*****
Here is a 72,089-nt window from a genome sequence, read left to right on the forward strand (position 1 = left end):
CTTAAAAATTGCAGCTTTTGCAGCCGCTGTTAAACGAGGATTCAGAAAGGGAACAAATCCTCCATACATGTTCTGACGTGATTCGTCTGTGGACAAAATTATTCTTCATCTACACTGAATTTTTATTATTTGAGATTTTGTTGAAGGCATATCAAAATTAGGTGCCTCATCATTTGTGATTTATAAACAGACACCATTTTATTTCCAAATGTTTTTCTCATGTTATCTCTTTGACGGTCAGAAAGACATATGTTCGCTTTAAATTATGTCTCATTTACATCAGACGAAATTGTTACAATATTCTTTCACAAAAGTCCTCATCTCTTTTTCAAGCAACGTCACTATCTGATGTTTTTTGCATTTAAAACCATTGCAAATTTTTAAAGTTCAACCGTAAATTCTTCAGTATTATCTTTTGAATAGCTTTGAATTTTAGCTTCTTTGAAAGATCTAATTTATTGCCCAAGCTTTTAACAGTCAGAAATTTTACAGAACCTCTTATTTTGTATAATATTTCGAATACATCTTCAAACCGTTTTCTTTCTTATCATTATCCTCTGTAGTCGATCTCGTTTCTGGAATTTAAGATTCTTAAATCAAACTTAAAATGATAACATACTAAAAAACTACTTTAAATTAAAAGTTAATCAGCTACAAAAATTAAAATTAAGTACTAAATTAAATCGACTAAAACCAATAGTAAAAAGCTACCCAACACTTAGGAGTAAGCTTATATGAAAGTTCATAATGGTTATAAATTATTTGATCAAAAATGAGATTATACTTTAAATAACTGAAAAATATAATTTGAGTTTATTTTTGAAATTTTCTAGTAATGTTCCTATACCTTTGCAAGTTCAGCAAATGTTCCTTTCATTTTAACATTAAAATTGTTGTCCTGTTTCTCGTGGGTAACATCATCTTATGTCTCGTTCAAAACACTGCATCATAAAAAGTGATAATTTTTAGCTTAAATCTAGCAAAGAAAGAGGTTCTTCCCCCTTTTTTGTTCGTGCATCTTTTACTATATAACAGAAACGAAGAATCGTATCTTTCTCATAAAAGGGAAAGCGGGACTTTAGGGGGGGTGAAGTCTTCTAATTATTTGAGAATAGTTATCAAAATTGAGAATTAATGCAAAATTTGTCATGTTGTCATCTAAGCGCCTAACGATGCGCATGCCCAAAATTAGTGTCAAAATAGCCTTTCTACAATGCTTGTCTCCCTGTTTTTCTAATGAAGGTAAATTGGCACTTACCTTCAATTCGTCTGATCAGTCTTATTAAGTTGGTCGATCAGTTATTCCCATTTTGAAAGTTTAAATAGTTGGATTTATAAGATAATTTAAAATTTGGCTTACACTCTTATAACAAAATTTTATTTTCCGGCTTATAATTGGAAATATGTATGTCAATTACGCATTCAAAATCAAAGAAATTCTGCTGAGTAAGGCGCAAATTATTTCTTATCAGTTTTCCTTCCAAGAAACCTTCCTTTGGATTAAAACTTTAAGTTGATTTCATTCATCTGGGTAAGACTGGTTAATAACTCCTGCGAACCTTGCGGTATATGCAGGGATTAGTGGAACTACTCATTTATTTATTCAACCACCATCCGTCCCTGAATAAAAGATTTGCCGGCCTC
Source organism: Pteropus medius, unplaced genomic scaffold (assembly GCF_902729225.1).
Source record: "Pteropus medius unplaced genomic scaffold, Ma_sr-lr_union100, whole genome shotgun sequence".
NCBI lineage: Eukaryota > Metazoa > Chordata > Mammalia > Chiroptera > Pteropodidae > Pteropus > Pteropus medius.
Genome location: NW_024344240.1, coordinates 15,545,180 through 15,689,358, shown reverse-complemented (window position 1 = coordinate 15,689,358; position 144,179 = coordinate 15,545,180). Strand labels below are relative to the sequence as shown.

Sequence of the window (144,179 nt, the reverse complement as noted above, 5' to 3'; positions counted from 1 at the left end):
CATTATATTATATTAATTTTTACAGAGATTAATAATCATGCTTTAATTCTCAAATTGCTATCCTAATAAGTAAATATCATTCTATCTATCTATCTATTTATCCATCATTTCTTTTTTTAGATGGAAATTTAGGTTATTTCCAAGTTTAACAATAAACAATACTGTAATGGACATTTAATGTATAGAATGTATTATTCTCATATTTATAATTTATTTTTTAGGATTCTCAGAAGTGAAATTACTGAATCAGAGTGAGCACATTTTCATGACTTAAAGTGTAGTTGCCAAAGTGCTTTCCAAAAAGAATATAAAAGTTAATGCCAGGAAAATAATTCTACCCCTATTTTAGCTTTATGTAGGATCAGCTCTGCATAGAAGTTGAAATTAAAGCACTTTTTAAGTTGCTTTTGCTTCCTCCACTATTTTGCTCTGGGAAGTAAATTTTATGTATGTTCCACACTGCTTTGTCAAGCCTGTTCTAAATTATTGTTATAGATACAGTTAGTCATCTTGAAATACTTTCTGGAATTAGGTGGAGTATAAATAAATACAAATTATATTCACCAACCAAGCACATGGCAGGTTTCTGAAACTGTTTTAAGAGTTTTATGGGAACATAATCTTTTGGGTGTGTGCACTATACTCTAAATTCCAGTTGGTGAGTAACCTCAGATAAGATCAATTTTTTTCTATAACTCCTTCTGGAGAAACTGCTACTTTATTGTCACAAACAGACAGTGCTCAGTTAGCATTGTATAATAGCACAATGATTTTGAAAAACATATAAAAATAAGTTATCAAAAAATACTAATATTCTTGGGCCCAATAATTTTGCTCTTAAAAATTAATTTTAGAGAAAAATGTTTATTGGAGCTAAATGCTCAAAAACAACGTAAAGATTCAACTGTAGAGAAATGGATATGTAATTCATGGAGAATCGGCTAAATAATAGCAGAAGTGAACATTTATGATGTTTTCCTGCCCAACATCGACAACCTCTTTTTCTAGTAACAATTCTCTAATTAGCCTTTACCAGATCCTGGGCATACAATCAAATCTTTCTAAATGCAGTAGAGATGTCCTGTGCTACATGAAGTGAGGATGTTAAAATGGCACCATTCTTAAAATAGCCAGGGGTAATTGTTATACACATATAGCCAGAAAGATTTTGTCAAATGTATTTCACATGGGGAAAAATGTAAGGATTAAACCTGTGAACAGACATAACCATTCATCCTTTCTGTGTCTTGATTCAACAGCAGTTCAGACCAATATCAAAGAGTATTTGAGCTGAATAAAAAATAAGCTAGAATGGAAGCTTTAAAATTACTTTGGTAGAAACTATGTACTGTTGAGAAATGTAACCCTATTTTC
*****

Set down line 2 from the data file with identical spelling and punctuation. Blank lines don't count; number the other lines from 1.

CTTAAAAATTGCAGCTTTTGCAGCCGCTGTTAAACGAGGATTCAGAAAGGGAACAAATCCTCCATACATGTTCTGACGTGATTCGTCTGTGGACAAAATTATTCTTCATCTACACTGAATTTTTATTATTTGAGATTTTGTTGAAGGCATATCAAAATTAGGTGCCTCATCATTTGTGATTTATAAACAGACACCATTTTATTTCCAAATGTTTTTCTCATGTTATCTCTTTGACGGTCAGAAAGACATATGTTCGCTTTAAATTATGTCTCATTTACATCAGACGAAATTGTTACAATATTCTTTCACAAAAGTCCTCATCTCTTTTTCAAGCAACGTCACTATCTGATGTTTTTTGCATTTAAAACCATTGCAAATTTTTAAAGTTCAACCGTAAATTCTTCAGTATTATCTTTTGAATAGCTTTGAATTTTAGCTTCTTTGAAAGATCTAATTTATTGCCCAAGCTTTTAACAGTCAGAAATTTTACAGAACCTCTTATTTTGTATAATATTTCGAATACATCTTCAAACCGTTTTCTTTCTTATCATTATCCTCTGTAGTCGATCTCGTTTCTGGAATTTAAGATTCTTAAATCAAACTTAAAATGATAACATACTAAAAAACTACTTTAAATTAAAAGTTAATCAGCTACAAAAATTAAAATTAAGTACTAAATTAAATCGACTAAAACCAATAGTAAAAAGCTACCCAACACTTAGGAGTAAGCTTATATGAAAGTTCATAATGGTTATAAATTATTTGATCAAAAATGAGATTATACTTTAAATAACTGAAAAATATAATTTGAGTTTATTTTTGAAATTTTCTAGTAATGTTCCTATACCTTTGCAAGTTCAGCAAATGTTCCTTTCATTTTAACATTAAAATTGTTGTCCTGTTTCTCGTGGGTAACATCATCTTATGTCTCGTTCAAAACACTGCATCATAAAAAGTGATAATTTTTAGCTTAAATCTAGCAAAGAAAGAGGTTCTTCCCCCTTTTTTGTTCGTGCATCTTTTACTATATAACAGAAACGAAGAATCGTATCTTTCTCATAAAAGGGAAAGCGGGACTTTAGGGGGGGTGAAGTCTTCTAATTATTTGAGAATAGTTATCAAAATTGAGAATTAATGCAAAATTTGTCATGTTGTCATCTAAGCGCCTAACGATGCGCATGCCCAAAATTAGTGTCAAAATAGCCTTTCTACAATGCTTGTCTCCCTGTTTTTCTAATGAAGGTAAATTGGCACTTACCTTCAATTCGTCTGATCAGTCTTATTAAGTTGGTCGATCAGTTATTCCCATTTTGAAAGTTTAAATAGTTGGATTTATAAGATAATTTAAAATTTGGCTTACACTCTTATAACAAAATTTTATTTTCCGGCTTATAATTGGAAATATGTATGTCAATTACGCATTCAAAATCAAAGAAATTCTGCTGAGTAAGGCGCAAATTATTTCTTATCAGTTTTCCTTCCAAGAAACCTTCCTTTGGATTAAAACTTTAAGTTGATTTCATTCATCTGGGTAAGACTGGTTAATAACTCCTGCGAACCTTGCGGTATATGCAGGGATTAGTGGAACTACTCATTTATTTATTCAACCACCATCCGTCCCTGAATAAAAGATTTGCCGGCCTC